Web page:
Pelosi's 'Fairness Excuse' for Sitting on Articles Falls Apart, Dems Coordinated With White House During Clinton Impeachment

Speaker of the House Nancy Pelosi, D-Calif., addresses reporters at the Capitol in Washington, Thursday, Sept. 26, 2019, as Acting Director of National Intelligence Joseph Maguire appears before the House Intelligence Committee about a secret whistleblower complaint involving President Donald Trump. Pelosi committed Tuesday to launching a formal impeachment inquiry against Trump. (AP Photo/J. Scott Applewhite)

Speaker of the House Nancy Pelosi, D-Calif., addresses reporters at the Capitol in Washington, Thursday, Sept. 26, 2019, as Acting Director of National Intelligence Joseph Maguire appears before the House Intelligence Committee about a secret whistleblower complaint involving President Donald Trump. Pelosi committed Tuesday to launching a formal impeachment inquiry against Trump. (AP Photo/J. Scott Applewhite)

House Speaker Nancy Pelosi (D-CA) claims she’s upset that Republicans might not provide a fair trial in the Senate allegedly because of Senate Majority Leader Mitch McConnell’s comments about coordinating aspects of the trial with the White House.

From Vox:

Pelosi said she was hesitant because she doubts that Senate Majority Leader Mitch McConnell will hold a fair trial, based on comments he made last week about being in lockstep with the White House. So, she reiterated Thursday morning, she decided not to act until “we see the process that is set forth in the Senate.”

She also claims to be concerned about whether Democrats being allowed to call witnesses who the Democrats couldn’t be bothered to wait for in the House process because they were in such a rush to impeach.

Of course, she wasn’t concerned at all with providing “fairness” in the House by allowing Republicans to call their own witnesses and evidence. She wasn’t concerned enough to release the secret deposition transcripts that she’s still siting on in violation of Congressional rules, according to Rep. Michael Burgess (R-TX).

Rep. Sheldon Whitehouse (D-RI) also may have given away the real motive, that he admitted they thought they would get under Trump’s skin if they impeached him and then sat on it, which is likely the more accurate reason.

There’s no political benefit to them to send it on to trial where Trump would be acquitted and all their ‘evidence’ attacked and exposed as baseless. Plus, people like Rep. Adam Schiff (D-CA) would likely have to testify and answer about his contacts with the whistleblower.

The McConnell remarks did appear to have caused one Republican, Sen. Lisa Murkowski (R-AK) concern.

From Fox News:

“When I heard that, I was disturbed,” Murkowski told local NBC affiliate KTUU in an interview that aired Tuesday evening. “To me, it means that we have to take that step back from being hand in glove with the defense, and so I heard what leader McConnell had said, I happened to think that that has further confused the process.”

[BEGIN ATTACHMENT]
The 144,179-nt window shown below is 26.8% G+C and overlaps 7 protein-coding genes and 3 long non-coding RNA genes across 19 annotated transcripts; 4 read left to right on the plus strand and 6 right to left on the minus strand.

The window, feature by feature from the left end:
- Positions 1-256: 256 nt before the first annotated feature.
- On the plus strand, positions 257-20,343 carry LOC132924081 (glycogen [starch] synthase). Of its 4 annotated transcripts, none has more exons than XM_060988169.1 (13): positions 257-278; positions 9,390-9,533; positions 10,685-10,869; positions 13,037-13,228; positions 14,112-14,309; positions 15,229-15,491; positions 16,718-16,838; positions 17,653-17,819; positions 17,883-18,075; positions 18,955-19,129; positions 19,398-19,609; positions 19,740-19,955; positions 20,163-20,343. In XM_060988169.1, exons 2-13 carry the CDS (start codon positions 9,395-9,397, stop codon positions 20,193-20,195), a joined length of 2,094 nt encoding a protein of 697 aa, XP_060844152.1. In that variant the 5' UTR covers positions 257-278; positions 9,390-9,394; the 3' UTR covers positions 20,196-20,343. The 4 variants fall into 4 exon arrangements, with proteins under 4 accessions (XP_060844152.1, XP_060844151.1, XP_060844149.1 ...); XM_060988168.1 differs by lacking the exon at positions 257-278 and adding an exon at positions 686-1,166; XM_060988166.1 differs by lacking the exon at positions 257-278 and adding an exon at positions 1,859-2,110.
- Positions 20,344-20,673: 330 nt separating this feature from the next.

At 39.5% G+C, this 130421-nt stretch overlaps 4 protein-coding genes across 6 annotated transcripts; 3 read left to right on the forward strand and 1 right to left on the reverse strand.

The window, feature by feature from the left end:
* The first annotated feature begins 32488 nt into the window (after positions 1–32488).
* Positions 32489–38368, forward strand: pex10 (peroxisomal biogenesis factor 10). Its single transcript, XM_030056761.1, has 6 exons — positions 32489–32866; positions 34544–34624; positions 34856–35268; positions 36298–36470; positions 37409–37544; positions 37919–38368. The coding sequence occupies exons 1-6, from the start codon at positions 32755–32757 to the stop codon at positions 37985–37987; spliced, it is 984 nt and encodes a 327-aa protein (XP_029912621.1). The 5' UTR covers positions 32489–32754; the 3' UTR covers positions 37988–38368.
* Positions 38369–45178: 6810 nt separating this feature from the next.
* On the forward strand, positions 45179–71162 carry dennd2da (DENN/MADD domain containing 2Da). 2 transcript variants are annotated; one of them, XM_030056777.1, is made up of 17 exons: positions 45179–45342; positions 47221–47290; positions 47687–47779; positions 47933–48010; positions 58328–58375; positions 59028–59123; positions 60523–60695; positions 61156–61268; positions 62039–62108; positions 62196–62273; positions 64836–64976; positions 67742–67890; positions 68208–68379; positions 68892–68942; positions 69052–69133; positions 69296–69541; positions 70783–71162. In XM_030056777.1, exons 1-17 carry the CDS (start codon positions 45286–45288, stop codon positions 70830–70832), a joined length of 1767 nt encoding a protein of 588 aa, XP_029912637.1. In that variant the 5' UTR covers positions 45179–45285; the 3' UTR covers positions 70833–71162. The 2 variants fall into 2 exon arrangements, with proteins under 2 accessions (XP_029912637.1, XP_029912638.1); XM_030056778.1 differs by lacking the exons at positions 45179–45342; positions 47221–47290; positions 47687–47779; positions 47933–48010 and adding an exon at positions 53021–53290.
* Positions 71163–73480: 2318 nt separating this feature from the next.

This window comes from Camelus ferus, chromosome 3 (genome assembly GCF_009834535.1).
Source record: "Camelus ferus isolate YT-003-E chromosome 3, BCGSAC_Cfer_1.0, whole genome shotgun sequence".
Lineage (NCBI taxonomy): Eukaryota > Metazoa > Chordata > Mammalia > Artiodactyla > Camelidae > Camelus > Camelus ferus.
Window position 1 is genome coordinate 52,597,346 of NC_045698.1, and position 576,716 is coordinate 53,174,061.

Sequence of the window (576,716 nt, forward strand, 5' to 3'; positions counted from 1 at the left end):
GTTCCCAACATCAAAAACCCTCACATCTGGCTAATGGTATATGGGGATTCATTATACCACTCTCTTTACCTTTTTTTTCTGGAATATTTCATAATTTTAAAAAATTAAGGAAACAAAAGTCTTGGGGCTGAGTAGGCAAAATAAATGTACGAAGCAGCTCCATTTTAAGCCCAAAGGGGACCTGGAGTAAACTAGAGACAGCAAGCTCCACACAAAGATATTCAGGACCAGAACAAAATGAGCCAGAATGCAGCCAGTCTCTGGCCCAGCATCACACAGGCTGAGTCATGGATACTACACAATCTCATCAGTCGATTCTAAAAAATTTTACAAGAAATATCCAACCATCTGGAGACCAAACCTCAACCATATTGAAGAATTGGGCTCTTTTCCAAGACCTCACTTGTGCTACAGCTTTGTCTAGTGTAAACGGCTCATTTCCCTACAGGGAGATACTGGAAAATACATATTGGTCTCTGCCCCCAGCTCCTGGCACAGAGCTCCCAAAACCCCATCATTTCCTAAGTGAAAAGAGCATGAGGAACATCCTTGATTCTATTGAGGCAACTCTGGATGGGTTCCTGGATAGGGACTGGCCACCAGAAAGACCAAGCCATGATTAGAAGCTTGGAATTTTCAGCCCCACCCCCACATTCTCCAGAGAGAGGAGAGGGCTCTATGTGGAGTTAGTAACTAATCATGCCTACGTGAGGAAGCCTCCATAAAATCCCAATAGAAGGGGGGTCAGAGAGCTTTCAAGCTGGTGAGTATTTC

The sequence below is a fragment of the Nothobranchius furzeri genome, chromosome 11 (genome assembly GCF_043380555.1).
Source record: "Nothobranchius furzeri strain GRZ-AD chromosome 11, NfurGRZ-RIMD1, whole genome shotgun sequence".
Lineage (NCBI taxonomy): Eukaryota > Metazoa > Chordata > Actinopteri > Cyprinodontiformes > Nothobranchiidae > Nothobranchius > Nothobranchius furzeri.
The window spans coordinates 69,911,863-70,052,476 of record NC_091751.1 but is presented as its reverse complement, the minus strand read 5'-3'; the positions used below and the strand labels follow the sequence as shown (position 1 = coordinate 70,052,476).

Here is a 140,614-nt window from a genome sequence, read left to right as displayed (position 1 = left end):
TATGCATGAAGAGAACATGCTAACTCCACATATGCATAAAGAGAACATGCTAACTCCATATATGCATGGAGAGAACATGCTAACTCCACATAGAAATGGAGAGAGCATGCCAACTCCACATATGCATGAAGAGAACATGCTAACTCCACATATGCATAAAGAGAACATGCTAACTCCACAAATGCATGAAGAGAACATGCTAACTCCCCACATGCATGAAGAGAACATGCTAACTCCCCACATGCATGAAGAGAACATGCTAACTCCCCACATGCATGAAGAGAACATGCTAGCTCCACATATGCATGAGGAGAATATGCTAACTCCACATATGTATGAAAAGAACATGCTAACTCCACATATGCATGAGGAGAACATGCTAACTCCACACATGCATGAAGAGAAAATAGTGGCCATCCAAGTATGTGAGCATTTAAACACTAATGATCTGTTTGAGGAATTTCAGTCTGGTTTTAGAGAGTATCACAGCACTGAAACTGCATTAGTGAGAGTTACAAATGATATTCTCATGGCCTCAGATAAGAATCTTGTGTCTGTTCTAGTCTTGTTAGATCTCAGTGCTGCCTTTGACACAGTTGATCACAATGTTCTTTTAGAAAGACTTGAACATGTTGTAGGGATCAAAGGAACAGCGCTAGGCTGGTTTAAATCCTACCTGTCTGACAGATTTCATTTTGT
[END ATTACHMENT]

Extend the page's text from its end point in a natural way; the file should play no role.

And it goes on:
But Pelosi’s “official” excuse about McConnell falls apart when you look back at history and see that the Democrats coordinated with the Clinton White House during Bill Clinton’s impeachment trial.

It stands to reason that there would have to be a certain amount of coordination just for the sake of holding the trial.

But as former Washington Post reporter Peter Baker detailed in his book, “The Breach: Inside the Impeachment and Trial of William Jefferson Clinton,” Senate Democrats coordinated with the White House on a number of impeachment-related issues behind the scenes.

According to Baker, one of those arrangements involved White House Counsel Charles Ruff arranging a “secret signal” with Democratic leadership. If Ruff wanted to rebut anything from the Republican House managers, something rules didn’t allow for, he pre-arranged with then-Senate Democratic Leader Tom Daschle’s aides for a senator to submit a question to then-Chief Justice William Rehnquist asking the White House to respond.

Aides reportedly would “fill in the name” of one of several “default senators” — such as Sen. Patrick Leahy, D-Vt., and then-Sen. Chris Dodd, D-Conn. — who had agreed to allow themselves to “be used in this way.”

The book also detailed how then-Sen. Tom Harkin, D-Iowa, spoke with Clinton and helped organize a pressure campaign in defeating Sen. Susan Collins’, R-Maine., attempt to adopt “findings of fact” by which the Senate could take a majority vote on whether Clinton lied under oath and impeded discovery of evidence even if the chamber failed to convict him. Baker described how Clinton “tracked down Harkin in the Democratic cloakroom during a break in the trial to vent his outrage” at what Collins was cooking up.

“Harkin needed no convincing,” Baker wrote. “He had immediately recognized the pernicious effects of the findings plan and set about trying to destroy it before it got too far.”

Baker also noted how Daschle actually helped to recruit the Democratic lawyers to “punch holes in the case” for Clinton. They even decided not to ask questions of the House managers at all, but just lob “softball” questions to the White House lawyers to help their case.

Plus Senate Minority Leader Chuck Schumer (D-NY), who is criticizing McConnell now, himself ran for the Senate in 1998 on saying he would acquit Bill Clinton and that the impeachment trial wasn’t a “jury box.” So it’s pretty hard for them to talk about “being like a jury” now.

But if it really were a jury, then the five Democratic senators who are running for president against Trump would never be allowed to sit on it.

So now what, Nancy? What’s the excuse for still sitting on the articles? The fact that Trump would be acquitted and you have no evidence isn’t a legitimate excuse. You’re abusing your power and obstructing the president’s right to a trial.